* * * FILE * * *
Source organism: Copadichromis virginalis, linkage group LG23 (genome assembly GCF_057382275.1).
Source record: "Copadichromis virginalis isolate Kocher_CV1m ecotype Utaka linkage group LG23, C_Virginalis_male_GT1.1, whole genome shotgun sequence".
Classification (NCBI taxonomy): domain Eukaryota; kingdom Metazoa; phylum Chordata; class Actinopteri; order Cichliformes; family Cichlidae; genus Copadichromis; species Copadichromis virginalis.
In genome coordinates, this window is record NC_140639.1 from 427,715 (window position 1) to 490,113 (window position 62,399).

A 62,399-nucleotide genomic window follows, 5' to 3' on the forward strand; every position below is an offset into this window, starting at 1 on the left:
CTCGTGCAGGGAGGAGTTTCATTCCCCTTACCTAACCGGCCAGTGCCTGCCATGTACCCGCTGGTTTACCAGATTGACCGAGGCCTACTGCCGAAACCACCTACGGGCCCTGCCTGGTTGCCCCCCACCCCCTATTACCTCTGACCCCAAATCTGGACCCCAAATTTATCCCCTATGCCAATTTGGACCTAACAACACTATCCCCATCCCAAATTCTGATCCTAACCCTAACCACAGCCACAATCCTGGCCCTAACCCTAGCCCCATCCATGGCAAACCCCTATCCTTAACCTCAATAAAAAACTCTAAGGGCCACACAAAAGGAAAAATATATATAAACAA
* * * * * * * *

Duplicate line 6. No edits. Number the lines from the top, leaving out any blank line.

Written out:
CTCGTGCAGGGAGGAGTTTCATTCCCCTTACCTAACCGGCCAGTGCCTGCCATGTACCCGCTGGTTTACCAGATTGACCGAGGCCTACTGCCGAAACCACCTACGGGCCCTGCCTGGTTGCCCCCCACCCCCTATTACCTCTGACCCCAAATCTGGACCCCAAATTTATCCCCTATGCCAATTTGGACCTAACAACACTATCCCCATCCCAAATTCTGATCCTAACCCTAACCACAGCCACAATCCTGGCCCTAACCCTAGCCCCATCCATGGCAAACCCCTATCCTTAACCTCAATAAAAAACTCTAAGGGCCACACAAAAGGAAAAATATATATAAACAA